The Greatest Something Ever Written
Mind you, War and Peace is not to be approached lightly. Its sheer volume (my paperback copy runs to 1455 densely-printed pages) means that you will need to have a fairly clear reading calendar if you are to maintain your headway. There are a lot of characters to sort out – as in, hundreds of them – and it isn’t until you are on page 250 or so in that it starts to becomes clear which ones you need to be keeping track of. It doesn’t help that there are half a dozen counts and another handful of princesses, and that nevertheless Tolstoy will blithely start talking about “the count” or “the princess” without giving us any hint as to which particular count or which princess he means. If you just roll with it, though, you eventually get your sea legs.
W&P generally makes the shortlists of the greatest novels ever written, so it is kind of entertaining to find out that Tolstoy was adamant that it is not a novel. When I saw this in the introductory notes, I thought it was a bit precious, but it turns out that Tolstoy had a point. I am not sure how the smart set are defining the novel these days, but let’s just say that a novel is a book-length story that isn’t a script or a poem and in which it is expected that the author is lying -- which is to say describing imaginary events as if they had actually happened. W&P fits this rough-and-ready definition for a while, but as you get further and further in, the conventional narrative is increasingly intercut with a variety of essays, reflections, and polemics about the historical events that the book is centered around, about the theory and practice of history, and – most frequently – about specific events that Tolstoy thinks that the historians of his day are completely wrong about. By the final chapters, the historiography is so dominant that it starts to come as a surprise when we are dropped back into a narrative setting where invented characters are portrayed as interacting with each other.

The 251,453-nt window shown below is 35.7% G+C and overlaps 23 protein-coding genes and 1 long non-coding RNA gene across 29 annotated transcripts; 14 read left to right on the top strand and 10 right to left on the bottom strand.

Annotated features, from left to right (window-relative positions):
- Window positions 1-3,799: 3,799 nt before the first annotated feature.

To be sure, there are some conventional plotlines in W&P. One guy spends the whole novel trying to figure out to do with his life. There is a sextet of characters who you eventually realize are going to need to be romantically paired off in one configuration or other. There is a dastardly rake who may or may not eventually get his comeuppance. And there is an old general who, wisely realizing that a commander’s control over his army in the battlefield is actually pretty minimal, struggles to limit the damage caused by the elaborate military planning of his subordinate officers.
But wait, that last one isn’t fictional. That’s Tolstoy’s take on General Kutuzov, a very real historical personage. So, is he part of the “plot”? He is sometimes given lines as if he were a character in a straight historical novel. Other times, Tolstoy simply reports his known actions at a given historical moment. Then too, Tolstoy likes to summarize what the historians have to say about Kutuzov, and explain why they all have it wrong. And occasionally, he’ll make mystical assertions about the will of the nation or the force of destiny, and about how these semi-supernatural forces may or may not have been embodied in the old general. So again, the line between fiction and other-than-fiction is both fuzzy and porous here. It’s perfectly accurate to say that the plot of W&P involves love and longing among a few families of Russian aristocrats, but it doesn’t really capture the scope of the thing.
The historical context of W&P is at least as important than the fictional “plot.” In this sense, the book is “about” Russia during the Napoleonic Wars. The book begins in 1805, and among many scenes set in parlors or parties – the opening chapters are a little slow out of the blocks – there is an undercurrent of tension as Russia prepares to ally with Austria against the French. We eventually follow some of the characters to the front. Eventually, we will fast-forward to 1812 and the French invasion of Russia. Most of the most memorable action in the book takes place in the Battle of Borodino, the subsequent capture of Moscow, the great fire, and the famous French retreat through the Russian Winter.
Humor in Uniform
Now I have to think that from all I have said up to this point, W&P cannot possibly sound like much fun. But you know, it’s actually a rather ripping read once you get up a head of steam. One reason is that Tolstoy is just a bottomless fountain of ideas and images; I don’t know how much my translator (Ann Dunnigan) helped him out, but the writing is strong and clear throughout. The other reason is that Tolstoy is funny, or better yet witty, and a definite streak of wry, urbane cynicism that we don’t usually associate with czarist Russia infuses the whole production.